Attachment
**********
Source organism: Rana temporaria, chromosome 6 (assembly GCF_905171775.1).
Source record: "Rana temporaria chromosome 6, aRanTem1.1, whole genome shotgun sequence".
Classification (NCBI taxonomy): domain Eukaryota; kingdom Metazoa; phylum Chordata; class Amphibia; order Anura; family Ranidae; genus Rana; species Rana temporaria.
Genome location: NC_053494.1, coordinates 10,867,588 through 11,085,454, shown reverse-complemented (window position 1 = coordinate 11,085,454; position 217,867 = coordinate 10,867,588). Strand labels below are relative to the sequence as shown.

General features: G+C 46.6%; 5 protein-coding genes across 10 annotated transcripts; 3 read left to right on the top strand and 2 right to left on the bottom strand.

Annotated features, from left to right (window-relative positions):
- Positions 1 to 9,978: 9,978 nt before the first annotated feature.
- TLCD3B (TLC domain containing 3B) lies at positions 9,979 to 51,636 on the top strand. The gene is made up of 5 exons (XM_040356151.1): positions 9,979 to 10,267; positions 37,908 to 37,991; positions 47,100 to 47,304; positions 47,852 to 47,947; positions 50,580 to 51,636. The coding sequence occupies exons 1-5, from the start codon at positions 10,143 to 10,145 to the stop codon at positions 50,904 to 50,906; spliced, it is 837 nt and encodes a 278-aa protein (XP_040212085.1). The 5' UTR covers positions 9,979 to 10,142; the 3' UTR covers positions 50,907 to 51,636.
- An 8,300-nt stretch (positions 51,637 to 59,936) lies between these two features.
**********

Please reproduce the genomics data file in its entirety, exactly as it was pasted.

Source organism: Rana temporaria, chromosome 6 (assembly GCF_905171775.1).
Source record: "Rana temporaria chromosome 6, aRanTem1.1, whole genome shotgun sequence".
Classification (NCBI taxonomy): domain Eukaryota; kingdom Metazoa; phylum Chordata; class Amphibia; order Anura; family Ranidae; genus Rana; species Rana temporaria.
Genome location: NC_053494.1, coordinates 10,867,588 through 11,085,454, shown reverse-complemented (window position 1 = coordinate 11,085,454; position 217,867 = coordinate 10,867,588). Strand labels below are relative to the sequence as shown.

General features: G+C 46.6%; 5 protein-coding genes across 10 annotated transcripts; 3 read left to right on the top strand and 2 right to left on the bottom strand.

Annotated features, from left to right (window-relative positions):
- Positions 1 to 9,978: 9,978 nt before the first annotated feature.
- TLCD3B (TLC domain containing 3B) lies at positions 9,979 to 51,636 on the top strand. The gene is made up of 5 exons (XM_040356151.1): positions 9,979 to 10,267; positions 37,908 to 37,991; positions 47,100 to 47,304; positions 47,852 to 47,947; positions 50,580 to 51,636. The coding sequence occupies exons 1-5, from the start codon at positions 10,143 to 10,145 to the stop codon at positions 50,904 to 50,906; spliced, it is 837 nt and encodes a 278-aa protein (XP_040212085.1). The 5' UTR covers positions 9,979 to 10,142; the 3' UTR covers positions 50,907 to 51,636.
- An 8,300-nt stretch (positions 51,637 to 59,936) lies between these two features.